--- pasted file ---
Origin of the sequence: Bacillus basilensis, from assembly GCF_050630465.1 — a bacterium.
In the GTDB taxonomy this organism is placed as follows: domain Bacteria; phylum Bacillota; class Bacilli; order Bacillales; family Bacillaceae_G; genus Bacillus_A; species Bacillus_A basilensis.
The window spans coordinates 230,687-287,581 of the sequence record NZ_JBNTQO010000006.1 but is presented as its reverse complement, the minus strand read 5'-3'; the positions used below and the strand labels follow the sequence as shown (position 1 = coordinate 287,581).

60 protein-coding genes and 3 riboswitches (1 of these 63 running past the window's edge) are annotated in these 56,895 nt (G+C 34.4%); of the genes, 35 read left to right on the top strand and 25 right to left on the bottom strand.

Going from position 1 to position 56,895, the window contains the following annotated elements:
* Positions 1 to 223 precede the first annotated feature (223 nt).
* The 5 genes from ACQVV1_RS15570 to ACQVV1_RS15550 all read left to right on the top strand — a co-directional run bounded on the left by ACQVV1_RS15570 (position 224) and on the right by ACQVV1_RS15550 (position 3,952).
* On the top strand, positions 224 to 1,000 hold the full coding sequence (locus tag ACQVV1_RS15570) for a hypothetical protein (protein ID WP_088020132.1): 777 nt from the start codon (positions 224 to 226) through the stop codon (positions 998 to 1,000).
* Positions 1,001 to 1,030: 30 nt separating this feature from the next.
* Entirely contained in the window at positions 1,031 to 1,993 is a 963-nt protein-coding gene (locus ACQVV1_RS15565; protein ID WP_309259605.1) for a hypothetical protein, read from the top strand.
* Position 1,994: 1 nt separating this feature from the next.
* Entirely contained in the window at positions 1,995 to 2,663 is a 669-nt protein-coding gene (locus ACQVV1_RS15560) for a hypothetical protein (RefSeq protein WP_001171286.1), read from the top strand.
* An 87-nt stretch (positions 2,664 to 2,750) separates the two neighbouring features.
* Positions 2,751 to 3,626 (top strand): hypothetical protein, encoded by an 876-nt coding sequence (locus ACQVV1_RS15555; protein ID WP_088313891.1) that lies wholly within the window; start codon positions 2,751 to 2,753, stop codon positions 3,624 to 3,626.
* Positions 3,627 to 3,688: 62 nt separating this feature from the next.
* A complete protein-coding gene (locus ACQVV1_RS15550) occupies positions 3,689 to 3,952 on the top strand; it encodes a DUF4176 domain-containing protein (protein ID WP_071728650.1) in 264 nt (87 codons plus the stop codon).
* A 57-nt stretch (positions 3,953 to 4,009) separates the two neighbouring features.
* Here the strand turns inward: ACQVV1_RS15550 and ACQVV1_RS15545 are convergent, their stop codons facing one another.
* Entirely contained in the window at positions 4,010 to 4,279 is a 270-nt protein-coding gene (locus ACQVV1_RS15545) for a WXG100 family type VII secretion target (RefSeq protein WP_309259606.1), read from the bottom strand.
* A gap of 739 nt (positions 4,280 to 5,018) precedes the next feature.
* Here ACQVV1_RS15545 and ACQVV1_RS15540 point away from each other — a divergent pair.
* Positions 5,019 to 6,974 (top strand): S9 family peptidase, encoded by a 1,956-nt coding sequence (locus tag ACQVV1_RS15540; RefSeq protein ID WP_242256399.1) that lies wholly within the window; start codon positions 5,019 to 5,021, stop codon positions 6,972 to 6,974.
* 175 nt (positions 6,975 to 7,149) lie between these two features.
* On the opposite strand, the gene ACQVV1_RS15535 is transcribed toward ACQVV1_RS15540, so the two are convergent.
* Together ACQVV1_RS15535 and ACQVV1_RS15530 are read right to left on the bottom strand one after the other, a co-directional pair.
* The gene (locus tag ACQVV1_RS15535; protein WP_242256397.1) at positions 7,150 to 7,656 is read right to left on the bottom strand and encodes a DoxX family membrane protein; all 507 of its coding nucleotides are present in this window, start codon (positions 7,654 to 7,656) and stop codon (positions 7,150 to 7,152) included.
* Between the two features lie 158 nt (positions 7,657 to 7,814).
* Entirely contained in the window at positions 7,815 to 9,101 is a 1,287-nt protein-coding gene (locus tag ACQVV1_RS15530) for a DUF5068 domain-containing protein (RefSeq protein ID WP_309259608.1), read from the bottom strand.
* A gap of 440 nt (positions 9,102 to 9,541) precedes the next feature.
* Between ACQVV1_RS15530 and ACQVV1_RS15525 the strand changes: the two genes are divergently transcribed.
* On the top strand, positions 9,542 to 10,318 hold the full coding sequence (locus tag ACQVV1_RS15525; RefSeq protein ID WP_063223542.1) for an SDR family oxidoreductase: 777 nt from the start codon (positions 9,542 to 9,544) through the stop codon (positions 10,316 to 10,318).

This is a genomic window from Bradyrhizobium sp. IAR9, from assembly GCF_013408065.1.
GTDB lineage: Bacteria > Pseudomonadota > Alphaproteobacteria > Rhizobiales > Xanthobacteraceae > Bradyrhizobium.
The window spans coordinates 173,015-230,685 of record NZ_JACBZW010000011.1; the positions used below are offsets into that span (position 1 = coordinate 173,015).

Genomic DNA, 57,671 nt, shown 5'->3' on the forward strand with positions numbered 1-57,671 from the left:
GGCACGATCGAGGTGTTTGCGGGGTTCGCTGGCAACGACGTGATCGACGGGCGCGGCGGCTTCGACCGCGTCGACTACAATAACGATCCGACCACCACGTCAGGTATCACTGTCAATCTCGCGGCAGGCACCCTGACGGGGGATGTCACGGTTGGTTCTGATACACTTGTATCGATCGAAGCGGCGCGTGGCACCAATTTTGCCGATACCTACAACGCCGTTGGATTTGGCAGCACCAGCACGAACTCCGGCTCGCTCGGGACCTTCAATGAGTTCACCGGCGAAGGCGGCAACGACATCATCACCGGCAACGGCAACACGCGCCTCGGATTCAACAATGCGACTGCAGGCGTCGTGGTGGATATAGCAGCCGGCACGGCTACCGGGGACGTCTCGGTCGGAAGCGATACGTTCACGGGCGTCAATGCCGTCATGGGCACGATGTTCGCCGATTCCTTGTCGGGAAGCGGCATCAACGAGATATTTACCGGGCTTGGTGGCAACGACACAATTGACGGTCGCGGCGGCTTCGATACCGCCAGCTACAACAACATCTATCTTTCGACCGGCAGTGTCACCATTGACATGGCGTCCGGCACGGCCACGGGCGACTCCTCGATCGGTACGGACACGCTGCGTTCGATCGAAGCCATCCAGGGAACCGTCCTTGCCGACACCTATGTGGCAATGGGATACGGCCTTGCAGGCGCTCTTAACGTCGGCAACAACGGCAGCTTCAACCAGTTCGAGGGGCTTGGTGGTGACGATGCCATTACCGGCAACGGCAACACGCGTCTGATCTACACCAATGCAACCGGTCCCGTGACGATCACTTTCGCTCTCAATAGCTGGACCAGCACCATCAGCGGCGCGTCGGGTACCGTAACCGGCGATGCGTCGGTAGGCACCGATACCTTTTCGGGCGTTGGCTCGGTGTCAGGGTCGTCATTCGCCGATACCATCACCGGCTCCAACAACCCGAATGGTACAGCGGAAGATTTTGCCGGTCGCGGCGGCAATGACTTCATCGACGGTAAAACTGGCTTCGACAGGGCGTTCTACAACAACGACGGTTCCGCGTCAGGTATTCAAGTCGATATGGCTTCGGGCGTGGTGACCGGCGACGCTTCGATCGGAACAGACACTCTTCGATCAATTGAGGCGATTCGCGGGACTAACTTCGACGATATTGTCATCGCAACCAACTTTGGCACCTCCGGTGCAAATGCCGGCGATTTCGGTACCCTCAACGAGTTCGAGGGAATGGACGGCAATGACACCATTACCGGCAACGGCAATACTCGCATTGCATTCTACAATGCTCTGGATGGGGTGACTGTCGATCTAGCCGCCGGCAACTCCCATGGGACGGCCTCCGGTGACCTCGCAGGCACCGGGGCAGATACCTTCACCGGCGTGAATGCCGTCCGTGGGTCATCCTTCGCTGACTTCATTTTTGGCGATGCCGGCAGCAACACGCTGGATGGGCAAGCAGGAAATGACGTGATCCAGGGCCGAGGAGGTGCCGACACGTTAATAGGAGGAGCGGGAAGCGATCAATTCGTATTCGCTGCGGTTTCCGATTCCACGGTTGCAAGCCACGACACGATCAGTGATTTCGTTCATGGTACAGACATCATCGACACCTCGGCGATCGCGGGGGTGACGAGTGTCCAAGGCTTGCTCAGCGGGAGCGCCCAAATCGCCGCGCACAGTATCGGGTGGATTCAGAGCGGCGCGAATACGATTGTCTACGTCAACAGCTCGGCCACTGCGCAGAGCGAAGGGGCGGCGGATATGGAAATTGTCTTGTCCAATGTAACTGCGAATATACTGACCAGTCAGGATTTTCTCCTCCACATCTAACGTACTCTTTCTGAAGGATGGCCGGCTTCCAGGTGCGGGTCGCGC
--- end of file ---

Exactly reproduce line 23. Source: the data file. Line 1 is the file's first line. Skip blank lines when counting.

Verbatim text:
* 175 nt (positions 6,975 to 7,149) lie between these two features.